education

David Wippman, President of Hamilton College, Joins Denver Frederick

The following is a conversation between David Wippman, President of Hamilton College, Aron Ain, Member of the Board of Trustees, and Denver Frederick, Host of The Business of Giving on AM 970 The Answer in New York City.

151211_hml_wippman_015cropDenver: There hasn’t been a Broadway show that has captured the public’s imagination in quite the same way that “Hamilton”  has.  And, Oh, about 250 miles northwest of Broadway, in Clinton, New York, there’s another Hamilton.  And this one has captured the attention of scholars, parents and students. It’s Hamilton College, named after the subject of that Broadway musical. And it’s a pleasure for me to welcome to the show the President of Hamilton College, David Wippman, as well as a member of their Board of Trustees, Aron Ain. Good evening, gentlemen, and thanks for being with us this evening!

David: Thanks so much for having us.

Aron: Yes, thank you.

Denver: David, for those listeners who may not be familiar with Hamilton College, tell us about the school and its history.

David: So, we like to say that before there was the musical, there was the college, and I’d say it’s about 200 years before. The college actually started as a project of a man named Reverend Samuel Kirkland in 1793.  And he set up an academy that was intended to educate the children of white settlers in the area, and the children of Oneida Indians. He went to George Washington for support for his educational plan and got his support, and that of Alexander Hamilton, who eventually lent his name to the college. The three chartered it as a college in 1812, and not too many years ago, we celebrated the bicentennial. So it’s a residential liberal arts college of about 1,900 students located in Clinton, New York.

Denver: Which is where?

David: Clinton, New York is about four hours from New York City. It’s about an hour, a little less, east of Syracuse.

What need-blind does is make it possible for anyone to apply to the college, whether they have an ability to pay the full tuition–or any tuition, in fact, or any fees–to go to the college.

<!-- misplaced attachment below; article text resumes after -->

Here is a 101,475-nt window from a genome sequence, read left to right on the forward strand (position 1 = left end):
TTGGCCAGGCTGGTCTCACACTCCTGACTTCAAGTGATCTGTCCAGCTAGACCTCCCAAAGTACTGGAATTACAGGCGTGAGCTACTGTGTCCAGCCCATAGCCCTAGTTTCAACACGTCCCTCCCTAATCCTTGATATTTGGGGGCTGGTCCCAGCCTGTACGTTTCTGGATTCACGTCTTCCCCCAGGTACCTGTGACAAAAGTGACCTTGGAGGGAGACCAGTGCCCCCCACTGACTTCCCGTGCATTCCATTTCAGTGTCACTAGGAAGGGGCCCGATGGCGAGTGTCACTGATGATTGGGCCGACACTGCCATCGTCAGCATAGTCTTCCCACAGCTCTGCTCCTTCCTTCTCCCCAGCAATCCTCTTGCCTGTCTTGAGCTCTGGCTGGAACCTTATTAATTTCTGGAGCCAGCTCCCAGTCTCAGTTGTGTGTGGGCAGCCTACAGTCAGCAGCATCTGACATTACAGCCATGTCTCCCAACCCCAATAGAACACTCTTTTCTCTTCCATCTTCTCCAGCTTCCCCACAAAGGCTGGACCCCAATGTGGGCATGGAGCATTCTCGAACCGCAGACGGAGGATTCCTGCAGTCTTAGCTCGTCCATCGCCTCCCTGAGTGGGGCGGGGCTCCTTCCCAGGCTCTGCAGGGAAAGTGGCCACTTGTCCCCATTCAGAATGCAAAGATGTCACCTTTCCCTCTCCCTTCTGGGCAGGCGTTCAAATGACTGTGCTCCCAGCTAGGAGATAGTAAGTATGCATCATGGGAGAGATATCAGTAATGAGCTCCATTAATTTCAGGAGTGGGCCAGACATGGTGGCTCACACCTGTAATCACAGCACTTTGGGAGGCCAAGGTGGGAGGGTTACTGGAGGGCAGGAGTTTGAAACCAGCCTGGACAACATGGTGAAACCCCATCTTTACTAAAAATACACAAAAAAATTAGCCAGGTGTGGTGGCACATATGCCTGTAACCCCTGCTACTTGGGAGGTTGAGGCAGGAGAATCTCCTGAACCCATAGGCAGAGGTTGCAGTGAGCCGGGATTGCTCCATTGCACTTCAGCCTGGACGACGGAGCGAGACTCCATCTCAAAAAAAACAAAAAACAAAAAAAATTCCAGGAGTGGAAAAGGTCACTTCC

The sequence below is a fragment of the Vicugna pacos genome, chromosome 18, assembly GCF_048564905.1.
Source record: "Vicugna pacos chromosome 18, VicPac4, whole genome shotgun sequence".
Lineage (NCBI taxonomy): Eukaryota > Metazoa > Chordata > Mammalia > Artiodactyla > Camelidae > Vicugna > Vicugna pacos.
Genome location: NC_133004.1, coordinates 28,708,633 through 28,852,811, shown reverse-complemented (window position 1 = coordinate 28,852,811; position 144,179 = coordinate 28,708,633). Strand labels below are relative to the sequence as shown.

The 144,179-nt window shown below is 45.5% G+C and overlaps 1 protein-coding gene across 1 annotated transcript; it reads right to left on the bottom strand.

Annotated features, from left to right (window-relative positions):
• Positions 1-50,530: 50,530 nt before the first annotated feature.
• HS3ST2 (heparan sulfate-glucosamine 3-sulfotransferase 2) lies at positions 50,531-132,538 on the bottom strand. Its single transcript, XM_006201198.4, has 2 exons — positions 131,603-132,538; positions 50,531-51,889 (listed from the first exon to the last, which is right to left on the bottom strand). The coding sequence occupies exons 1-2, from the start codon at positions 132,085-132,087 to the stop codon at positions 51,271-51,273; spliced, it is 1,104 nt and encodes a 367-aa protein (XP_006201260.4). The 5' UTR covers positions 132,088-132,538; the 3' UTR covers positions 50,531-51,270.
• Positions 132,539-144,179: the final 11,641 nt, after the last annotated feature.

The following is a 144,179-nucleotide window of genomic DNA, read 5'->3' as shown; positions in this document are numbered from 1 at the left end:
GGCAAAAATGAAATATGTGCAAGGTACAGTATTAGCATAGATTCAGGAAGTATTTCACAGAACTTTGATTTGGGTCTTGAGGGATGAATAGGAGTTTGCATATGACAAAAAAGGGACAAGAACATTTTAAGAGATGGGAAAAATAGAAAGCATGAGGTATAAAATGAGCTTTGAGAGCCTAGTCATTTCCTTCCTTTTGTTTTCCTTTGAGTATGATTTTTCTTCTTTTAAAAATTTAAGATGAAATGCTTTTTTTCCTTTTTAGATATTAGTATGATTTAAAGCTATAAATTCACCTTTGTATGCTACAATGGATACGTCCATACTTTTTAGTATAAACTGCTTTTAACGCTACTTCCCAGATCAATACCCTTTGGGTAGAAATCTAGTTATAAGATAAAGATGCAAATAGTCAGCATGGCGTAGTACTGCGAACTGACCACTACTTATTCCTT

Denver: Aron, let me ask you about something that is quite unique to Hamilton. There are not many colleges and universities that are “need-blind” when it comes to admission… three, perhaps four dozen in the entire country. What exactly does it mean to be need-blind and how did the school ultimately come to this decision?

Aron: Sure. Hamilton has always been a college that really takes very seriously its role in making itself available to students of all backgrounds, all abilities.  And as you know, colleges today are quite expensive. And so the college– part of its ethos– is that it wants to be as open and available to as many people as possible. So, what need-blind does is make it possible for anyone to apply to the college, whether they have an ability to pay the full tuition– or any tuition, in fact, or any fees– to go to the college. So the admissions department does not take into account whether someone has the ability to pay to go to school when we’re making decisions about who can come to the school.

Now, this is not easy to do. It really took the deep support of lots of people who love Hamilton, including the trustees and parents and staff and faculty and a broad group of supporters– that raised over $40 million, starting in 2010– to go and create an endowment to be able to make it possible for Hamilton to be need-blind. And today, Hamilton is completely need-blind. Anyone who gets in and has a demonstrated need… that they need financial support… can come and be part of Hamilton College

Denver: That’s absolutely fantastic. And this all happened spontaneously at a meeting here in New York at the Yale Club?